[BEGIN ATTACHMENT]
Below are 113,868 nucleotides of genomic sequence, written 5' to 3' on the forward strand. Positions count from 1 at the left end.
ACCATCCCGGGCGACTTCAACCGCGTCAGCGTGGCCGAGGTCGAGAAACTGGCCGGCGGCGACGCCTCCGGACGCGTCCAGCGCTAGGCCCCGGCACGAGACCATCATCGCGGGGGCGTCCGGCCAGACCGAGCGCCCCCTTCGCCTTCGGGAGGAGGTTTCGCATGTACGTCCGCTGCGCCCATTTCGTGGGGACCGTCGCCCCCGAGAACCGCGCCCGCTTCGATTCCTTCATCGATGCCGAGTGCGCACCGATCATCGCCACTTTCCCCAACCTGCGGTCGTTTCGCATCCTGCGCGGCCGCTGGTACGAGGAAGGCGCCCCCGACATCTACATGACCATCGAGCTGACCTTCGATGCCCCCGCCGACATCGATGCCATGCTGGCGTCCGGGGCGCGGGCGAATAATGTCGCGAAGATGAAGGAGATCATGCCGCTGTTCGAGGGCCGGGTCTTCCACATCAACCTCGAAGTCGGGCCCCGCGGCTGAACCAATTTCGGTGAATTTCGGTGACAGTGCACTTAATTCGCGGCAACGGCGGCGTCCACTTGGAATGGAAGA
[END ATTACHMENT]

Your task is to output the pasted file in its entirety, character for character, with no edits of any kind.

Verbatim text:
Below are 113,868 nucleotides of genomic sequence, written 5' to 3' on the forward strand. Positions count from 1 at the left end.
ACCATCCCGGGCGACTTCAACCGCGTCAGCGTGGCCGAGGTCGAGAAACTGGCCGGCGGCGACGCCTCCGGACGCGTCCAGCGCTAGGCCCCGGCACGAGACCATCATCGCGGGGGCGTCCGGCCAGACCGAGCGCCCCCTTCGCCTTCGGGAGGAGGTTTCGCATGTACGTCCGCTGCGCCCATTTCGTGGGGACCGTCGCCCCCGAGAACCGCGCCCGCTTCGATTCCTTCATCGATGCCGAGTGCGCACCGATCATCGCCACTTTCCCCAACCTGCGGTCGTTTCGCATCCTGCGCGGCCGCTGGTACGAGGAAGGCGCCCCCGACATCTACATGACCATCGAGCTGACCTTCGATGCCCCCGCCGACATCGATGCCATGCTGGCGTCCGGGGCGCGGGCGAATAATGTCGCGAAGATGAAGGAGATCATGCCGCTGTTCGAGGGCCGGGTCTTCCACATCAACCTCGAAGTCGGGCCCCGCGGCTGAACCAATTTCGGTGAATTTCGGTGACAGTGCACTTAATTCGCGGCAACGGCGGCGTCCACTTGGAATGGAAGA